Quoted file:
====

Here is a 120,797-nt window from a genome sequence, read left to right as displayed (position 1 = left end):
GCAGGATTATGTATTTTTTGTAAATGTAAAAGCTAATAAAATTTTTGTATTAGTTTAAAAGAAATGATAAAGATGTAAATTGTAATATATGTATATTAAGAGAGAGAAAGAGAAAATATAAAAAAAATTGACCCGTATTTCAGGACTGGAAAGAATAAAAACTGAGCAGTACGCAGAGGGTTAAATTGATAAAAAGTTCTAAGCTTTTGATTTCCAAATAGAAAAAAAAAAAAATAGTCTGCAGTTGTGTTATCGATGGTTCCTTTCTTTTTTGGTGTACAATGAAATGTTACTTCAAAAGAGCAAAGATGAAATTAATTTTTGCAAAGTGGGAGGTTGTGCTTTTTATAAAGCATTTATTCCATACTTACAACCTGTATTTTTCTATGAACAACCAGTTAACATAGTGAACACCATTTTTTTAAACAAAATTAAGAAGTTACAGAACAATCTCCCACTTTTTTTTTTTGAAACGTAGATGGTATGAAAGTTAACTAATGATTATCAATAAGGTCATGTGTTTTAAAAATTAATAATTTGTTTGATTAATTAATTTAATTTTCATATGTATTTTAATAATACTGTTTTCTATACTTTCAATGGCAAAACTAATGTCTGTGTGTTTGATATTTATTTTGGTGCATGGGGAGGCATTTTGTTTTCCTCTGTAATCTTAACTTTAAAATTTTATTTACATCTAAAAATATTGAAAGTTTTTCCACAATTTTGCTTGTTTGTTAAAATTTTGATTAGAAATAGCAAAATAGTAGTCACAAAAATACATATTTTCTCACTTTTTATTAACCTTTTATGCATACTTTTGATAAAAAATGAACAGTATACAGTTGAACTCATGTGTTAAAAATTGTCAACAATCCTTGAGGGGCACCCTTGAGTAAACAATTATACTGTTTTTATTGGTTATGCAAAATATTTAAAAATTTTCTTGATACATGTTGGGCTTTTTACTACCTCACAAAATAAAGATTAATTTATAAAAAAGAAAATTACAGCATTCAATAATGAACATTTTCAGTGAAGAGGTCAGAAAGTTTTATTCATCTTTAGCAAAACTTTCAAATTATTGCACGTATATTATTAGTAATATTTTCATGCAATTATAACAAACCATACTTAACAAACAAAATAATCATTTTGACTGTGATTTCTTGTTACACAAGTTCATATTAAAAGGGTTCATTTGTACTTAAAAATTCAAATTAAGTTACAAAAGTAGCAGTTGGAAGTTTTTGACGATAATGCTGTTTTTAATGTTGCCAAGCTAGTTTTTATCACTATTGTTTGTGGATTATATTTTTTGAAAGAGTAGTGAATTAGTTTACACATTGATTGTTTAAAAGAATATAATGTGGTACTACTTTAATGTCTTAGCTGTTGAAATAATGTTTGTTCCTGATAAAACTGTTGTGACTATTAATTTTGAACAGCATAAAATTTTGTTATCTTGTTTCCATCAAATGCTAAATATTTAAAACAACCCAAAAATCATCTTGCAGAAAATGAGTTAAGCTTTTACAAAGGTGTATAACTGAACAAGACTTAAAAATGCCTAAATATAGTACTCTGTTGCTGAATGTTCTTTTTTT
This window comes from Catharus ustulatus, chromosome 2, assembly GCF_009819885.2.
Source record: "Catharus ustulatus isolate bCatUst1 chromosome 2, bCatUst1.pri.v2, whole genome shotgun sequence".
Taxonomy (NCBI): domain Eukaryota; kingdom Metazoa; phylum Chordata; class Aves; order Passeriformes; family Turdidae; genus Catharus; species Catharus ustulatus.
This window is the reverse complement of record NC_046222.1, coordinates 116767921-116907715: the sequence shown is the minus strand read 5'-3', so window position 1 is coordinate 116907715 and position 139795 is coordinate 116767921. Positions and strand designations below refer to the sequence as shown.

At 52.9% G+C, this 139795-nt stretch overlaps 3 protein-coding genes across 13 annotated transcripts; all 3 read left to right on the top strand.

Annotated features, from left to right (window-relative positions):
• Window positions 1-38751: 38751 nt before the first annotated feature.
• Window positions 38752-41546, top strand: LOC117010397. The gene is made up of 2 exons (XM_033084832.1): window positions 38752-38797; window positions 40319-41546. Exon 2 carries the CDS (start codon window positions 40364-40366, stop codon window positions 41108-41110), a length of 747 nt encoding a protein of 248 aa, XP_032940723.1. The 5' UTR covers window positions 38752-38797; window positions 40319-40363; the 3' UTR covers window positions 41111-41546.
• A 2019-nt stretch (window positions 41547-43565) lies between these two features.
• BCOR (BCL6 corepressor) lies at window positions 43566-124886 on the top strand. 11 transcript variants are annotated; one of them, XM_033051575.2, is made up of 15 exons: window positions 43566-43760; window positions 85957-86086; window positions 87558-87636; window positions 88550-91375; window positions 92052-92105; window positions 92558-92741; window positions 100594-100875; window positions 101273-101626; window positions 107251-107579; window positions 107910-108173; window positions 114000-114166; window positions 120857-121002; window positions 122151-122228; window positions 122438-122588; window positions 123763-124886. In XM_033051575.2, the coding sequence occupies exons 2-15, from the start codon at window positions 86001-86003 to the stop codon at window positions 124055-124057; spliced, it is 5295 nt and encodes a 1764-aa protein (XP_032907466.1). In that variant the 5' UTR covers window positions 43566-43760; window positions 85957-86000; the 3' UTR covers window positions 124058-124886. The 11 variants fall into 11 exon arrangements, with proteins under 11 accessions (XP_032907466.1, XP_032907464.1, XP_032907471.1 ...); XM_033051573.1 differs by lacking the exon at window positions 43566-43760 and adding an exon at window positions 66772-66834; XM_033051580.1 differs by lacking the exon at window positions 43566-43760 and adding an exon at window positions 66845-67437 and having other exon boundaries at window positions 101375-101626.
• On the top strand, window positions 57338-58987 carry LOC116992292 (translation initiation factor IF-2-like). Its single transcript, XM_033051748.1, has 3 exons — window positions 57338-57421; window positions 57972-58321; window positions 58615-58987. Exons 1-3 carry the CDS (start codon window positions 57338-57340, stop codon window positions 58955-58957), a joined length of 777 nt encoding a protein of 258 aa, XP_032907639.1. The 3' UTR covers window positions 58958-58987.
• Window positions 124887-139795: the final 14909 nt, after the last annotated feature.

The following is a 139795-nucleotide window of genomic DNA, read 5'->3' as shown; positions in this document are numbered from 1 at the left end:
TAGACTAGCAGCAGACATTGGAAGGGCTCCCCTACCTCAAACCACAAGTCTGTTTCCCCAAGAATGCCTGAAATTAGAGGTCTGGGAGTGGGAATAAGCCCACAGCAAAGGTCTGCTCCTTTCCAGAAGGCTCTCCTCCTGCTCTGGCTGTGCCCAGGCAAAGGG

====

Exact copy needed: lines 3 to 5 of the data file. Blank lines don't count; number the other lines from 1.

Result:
This window comes from Catharus ustulatus, chromosome 2, assembly GCF_009819885.2.
Source record: "Catharus ustulatus isolate bCatUst1 chromosome 2, bCatUst1.pri.v2, whole genome shotgun sequence".
Taxonomy (NCBI): domain Eukaryota; kingdom Metazoa; phylum Chordata; class Aves; order Passeriformes; family Turdidae; genus Catharus; species Catharus ustulatus.